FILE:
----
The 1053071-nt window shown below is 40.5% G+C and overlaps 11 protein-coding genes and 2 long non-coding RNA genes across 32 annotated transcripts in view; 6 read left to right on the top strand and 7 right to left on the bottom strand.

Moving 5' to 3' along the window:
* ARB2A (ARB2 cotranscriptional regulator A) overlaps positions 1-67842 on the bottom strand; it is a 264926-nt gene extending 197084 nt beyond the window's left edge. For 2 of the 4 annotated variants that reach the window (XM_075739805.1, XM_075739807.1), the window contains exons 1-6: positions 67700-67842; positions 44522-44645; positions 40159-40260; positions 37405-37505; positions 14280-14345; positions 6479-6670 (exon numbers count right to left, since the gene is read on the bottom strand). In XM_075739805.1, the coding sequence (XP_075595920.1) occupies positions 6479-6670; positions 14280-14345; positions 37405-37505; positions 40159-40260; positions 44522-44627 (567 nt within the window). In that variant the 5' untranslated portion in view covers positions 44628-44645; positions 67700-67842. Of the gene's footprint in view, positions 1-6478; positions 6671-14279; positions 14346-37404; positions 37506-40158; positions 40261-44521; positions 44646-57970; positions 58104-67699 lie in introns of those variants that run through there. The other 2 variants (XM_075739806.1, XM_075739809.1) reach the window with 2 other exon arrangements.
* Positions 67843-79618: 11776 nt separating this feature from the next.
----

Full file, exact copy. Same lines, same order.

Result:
The 1053071-nt window shown below is 40.5% G+C and overlaps 11 protein-coding genes and 2 long non-coding RNA genes across 32 annotated transcripts in view; 6 read left to right on the top strand and 7 right to left on the bottom strand.

Moving 5' to 3' along the window:
* ARB2A (ARB2 cotranscriptional regulator A) overlaps positions 1-67842 on the bottom strand; it is a 264926-nt gene extending 197084 nt beyond the window's left edge. For 2 of the 4 annotated variants that reach the window (XM_075739805.1, XM_075739807.1), the window contains exons 1-6: positions 67700-67842; positions 44522-44645; positions 40159-40260; positions 37405-37505; positions 14280-14345; positions 6479-6670 (exon numbers count right to left, since the gene is read on the bottom strand). In XM_075739805.1, the coding sequence (XP_075595920.1) occupies positions 6479-6670; positions 14280-14345; positions 37405-37505; positions 40159-40260; positions 44522-44627 (567 nt within the window). In that variant the 5' untranslated portion in view covers positions 44628-44645; positions 67700-67842. Of the gene's footprint in view, positions 1-6478; positions 6671-14279; positions 14346-37404; positions 37506-40158; positions 40261-44521; positions 44646-57970; positions 58104-67699 lie in introns of those variants that run through there. The other 2 variants (XM_075739806.1, XM_075739809.1) reach the window with 2 other exon arrangements.
* Positions 67843-79618: 11776 nt separating this feature from the next.